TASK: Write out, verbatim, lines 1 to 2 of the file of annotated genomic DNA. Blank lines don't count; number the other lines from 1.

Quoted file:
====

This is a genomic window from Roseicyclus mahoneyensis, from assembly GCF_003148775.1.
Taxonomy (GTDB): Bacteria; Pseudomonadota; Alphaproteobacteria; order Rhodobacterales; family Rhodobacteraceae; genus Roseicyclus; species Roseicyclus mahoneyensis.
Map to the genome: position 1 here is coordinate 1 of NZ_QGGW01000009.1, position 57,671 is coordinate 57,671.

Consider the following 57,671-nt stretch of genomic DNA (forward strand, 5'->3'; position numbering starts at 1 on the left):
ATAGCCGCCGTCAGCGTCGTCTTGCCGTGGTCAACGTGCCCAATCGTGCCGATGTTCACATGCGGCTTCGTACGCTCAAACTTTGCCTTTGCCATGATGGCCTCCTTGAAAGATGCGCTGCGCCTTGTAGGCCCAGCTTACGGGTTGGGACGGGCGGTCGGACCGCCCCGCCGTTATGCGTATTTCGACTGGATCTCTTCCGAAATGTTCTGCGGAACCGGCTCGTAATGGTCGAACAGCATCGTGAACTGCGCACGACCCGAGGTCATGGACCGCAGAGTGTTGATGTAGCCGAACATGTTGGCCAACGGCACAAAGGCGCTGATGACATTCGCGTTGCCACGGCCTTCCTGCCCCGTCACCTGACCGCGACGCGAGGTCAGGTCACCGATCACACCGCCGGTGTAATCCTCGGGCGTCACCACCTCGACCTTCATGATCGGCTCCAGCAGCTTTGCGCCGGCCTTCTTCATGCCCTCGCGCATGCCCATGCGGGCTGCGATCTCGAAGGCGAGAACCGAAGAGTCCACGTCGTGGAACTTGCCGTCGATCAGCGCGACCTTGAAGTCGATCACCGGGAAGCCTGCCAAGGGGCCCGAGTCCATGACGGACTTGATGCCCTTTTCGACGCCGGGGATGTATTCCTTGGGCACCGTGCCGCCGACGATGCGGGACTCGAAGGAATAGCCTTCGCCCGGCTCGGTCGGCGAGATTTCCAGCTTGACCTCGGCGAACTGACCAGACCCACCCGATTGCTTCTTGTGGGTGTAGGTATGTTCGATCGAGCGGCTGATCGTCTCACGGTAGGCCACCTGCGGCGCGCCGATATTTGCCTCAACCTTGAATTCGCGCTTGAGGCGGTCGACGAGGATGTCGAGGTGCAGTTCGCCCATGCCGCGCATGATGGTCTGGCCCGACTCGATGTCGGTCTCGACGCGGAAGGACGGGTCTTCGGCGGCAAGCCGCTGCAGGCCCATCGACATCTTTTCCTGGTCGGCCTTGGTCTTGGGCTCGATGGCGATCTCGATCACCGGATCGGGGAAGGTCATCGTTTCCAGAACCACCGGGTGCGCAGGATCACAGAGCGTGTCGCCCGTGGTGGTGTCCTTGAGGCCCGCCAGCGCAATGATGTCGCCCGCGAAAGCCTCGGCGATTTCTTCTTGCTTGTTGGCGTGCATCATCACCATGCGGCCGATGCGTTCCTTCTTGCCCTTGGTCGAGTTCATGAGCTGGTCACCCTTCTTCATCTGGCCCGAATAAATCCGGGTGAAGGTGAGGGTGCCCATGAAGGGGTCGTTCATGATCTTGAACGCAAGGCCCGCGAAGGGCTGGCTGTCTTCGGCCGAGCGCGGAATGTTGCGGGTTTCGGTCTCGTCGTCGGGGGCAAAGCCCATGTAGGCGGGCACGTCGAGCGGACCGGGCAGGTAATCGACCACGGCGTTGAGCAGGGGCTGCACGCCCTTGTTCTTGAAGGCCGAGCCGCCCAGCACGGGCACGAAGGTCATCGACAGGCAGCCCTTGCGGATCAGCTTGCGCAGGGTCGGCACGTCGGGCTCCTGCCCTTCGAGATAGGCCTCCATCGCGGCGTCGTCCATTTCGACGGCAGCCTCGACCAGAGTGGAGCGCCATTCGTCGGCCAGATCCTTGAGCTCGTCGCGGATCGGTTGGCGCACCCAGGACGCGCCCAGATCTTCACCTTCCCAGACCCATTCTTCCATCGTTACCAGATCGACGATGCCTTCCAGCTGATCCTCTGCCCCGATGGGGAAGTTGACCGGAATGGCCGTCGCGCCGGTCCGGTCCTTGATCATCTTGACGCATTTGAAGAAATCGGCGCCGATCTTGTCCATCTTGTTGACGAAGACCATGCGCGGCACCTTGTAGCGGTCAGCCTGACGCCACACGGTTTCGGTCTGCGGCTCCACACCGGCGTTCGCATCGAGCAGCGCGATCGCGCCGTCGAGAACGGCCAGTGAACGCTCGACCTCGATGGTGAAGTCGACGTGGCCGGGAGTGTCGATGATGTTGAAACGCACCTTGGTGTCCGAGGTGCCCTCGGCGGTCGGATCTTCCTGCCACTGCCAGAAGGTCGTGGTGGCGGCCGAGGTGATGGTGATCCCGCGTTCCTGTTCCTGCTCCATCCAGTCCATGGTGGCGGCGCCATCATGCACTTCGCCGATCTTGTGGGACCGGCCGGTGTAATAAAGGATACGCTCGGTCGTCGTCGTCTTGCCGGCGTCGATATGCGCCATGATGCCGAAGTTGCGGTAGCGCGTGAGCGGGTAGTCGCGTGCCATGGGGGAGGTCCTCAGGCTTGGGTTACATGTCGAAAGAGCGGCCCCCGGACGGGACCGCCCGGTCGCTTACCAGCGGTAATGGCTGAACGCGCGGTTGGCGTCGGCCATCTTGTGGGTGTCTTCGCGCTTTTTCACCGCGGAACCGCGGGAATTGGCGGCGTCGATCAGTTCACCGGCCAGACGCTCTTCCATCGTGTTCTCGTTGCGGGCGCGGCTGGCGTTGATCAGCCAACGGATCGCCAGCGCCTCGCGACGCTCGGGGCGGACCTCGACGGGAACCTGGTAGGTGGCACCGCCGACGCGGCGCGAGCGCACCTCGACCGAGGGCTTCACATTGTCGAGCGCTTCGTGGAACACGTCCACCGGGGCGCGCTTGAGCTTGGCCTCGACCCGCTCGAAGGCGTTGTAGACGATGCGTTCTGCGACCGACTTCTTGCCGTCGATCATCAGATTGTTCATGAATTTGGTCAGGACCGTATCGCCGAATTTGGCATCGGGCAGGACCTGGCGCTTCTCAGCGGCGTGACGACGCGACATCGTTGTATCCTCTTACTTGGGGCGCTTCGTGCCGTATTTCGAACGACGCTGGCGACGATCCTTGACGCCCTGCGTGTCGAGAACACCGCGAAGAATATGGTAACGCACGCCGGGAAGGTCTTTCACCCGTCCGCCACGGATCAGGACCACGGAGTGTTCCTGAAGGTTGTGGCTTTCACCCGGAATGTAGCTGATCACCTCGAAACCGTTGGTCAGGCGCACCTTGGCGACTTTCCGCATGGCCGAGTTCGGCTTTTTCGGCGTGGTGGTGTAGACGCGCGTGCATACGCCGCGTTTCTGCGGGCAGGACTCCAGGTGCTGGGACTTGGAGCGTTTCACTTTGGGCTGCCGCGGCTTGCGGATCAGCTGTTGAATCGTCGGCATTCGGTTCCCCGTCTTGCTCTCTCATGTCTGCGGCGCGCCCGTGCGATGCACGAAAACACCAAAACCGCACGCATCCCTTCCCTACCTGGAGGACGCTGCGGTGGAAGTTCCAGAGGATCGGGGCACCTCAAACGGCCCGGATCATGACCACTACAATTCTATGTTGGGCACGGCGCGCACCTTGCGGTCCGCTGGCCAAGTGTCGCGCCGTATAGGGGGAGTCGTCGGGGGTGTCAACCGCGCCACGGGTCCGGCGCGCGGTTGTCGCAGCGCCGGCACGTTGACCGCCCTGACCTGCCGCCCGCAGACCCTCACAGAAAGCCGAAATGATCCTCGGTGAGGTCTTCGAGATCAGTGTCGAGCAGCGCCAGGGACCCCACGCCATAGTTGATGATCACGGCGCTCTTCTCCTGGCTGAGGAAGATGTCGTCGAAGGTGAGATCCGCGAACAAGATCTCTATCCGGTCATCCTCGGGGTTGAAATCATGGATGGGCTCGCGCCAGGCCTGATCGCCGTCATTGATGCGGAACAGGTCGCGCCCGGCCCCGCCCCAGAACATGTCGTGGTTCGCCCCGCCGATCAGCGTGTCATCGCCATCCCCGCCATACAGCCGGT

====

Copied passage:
This is a genomic window from Roseicyclus mahoneyensis, from assembly GCF_003148775.1.
Taxonomy (GTDB): Bacteria; Pseudomonadota; Alphaproteobacteria; order Rhodobacterales; family Rhodobacteraceae; genus Roseicyclus; species Roseicyclus mahoneyensis.